Also, I think I expected everyone to know what to do with this work. Lots of us haven’t had access to the same learning that other people have so there’s a risk in assuming that we all know the same things. We know that there is a lack of resources in our deaf community to learn about anti-racism in British Sign Language, for example. But whether you are deaf or hearing, none of us approach this work in exactly the same way. Because it is new to a lot of us, we don’t all have the same expectations, or even any expectations, so planning or predicting what will happen can be hard. 

So we are having another go. This time we are aiming to develop a broader EDI strategy. It needs to link to our new three year plan for SignHealth, our new set of Values and to explain clearly why EDI is so important to us because it’s part of health inequality. It is making my head hurt a bit. But we are getting lots of help from lots of people. We are asking our trustees to help with it, not just to approve it. We are also asking members of SignHealth’s committees to help and comment too and that includes some people who aren’t trustees. They are independent members of specific committees because they have lots of experience in things like EDI. So we are lucky to have existing connections with a good range of people to help us. We need to understand this work from an intersectional perspective and then be ready to explain it to other people who are less familiar with deaf culture and the impact of audism too. It is tiring but really important work. I am confident we will get there this year and then we will be ready to talk more clearly about our ambitions and plans for EDI at SignHealth in the months ahead.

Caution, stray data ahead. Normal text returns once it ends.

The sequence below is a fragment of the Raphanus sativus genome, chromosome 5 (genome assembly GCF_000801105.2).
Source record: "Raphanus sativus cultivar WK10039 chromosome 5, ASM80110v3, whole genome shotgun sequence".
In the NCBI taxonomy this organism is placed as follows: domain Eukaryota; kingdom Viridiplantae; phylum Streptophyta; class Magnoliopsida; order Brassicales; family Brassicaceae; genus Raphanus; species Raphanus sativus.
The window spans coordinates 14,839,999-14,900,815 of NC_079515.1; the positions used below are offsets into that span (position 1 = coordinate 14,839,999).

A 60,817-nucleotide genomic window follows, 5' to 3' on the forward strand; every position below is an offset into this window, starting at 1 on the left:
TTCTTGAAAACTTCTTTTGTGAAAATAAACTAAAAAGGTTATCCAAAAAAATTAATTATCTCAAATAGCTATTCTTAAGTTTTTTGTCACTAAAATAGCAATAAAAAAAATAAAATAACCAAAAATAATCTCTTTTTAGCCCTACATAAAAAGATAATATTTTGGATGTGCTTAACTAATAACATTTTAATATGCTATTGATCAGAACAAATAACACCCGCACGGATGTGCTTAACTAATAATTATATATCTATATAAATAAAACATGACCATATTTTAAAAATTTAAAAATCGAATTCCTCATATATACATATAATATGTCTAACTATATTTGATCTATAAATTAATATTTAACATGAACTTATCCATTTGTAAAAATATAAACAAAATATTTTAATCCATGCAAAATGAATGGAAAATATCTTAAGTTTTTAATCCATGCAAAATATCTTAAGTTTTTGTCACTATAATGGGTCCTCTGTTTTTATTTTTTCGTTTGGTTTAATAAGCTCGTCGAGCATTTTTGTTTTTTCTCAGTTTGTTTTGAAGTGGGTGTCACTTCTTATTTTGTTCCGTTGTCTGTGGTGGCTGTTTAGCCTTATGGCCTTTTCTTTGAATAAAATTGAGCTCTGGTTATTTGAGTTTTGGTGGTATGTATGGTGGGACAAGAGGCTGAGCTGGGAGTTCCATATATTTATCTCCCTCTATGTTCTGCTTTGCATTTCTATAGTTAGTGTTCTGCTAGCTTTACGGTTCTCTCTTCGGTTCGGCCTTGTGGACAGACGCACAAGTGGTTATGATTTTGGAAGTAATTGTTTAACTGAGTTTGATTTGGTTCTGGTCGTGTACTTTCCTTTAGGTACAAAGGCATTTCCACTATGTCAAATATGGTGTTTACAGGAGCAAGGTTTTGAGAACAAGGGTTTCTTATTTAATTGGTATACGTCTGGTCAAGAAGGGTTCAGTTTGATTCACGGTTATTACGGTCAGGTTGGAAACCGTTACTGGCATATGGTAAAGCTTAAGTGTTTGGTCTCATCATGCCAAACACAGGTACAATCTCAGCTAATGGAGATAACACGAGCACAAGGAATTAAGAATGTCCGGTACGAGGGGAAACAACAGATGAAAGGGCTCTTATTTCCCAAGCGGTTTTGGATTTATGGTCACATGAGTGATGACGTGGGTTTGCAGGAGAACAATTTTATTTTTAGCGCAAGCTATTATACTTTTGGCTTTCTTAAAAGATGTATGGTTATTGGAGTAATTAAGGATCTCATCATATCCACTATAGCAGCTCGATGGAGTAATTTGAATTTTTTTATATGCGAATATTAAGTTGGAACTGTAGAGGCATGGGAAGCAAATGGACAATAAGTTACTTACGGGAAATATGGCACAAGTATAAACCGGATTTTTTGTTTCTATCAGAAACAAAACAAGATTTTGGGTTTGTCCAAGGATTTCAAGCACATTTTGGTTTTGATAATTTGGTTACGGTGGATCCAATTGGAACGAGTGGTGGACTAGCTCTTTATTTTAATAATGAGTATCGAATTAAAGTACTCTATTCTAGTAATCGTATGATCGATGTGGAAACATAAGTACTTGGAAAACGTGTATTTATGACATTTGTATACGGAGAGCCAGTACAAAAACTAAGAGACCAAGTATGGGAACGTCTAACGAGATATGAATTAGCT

Finally, I’m keen to keep championing other people’s work so I’d like to say a big thank you to Azaria Francis who has been working at SignHealth as our EDI Lead for about a year now. Azaria has helped us make our dreams a reality by helping us get our anti-racism training off the ground but she is also a member of the steering group for the Interpreters of Colour Network. If you need to book a BSL Interpreter, I’d recommend contacting IOCN. I’ve seen a lot of discussion about EDI in recruitment and how important it is to try to have diverse interview panels but I very rarely see this conversation extended to include interpreters or other professionals who support us as disabled people. All the people in the room matter, particularly if they look like us or share our background and lived experience. There is power there. 

As before, if you have any comments or suggestions I would be really pleased to see them. I am keen to share our experiences and make progress together. 

Email communications@signhealth.org.uk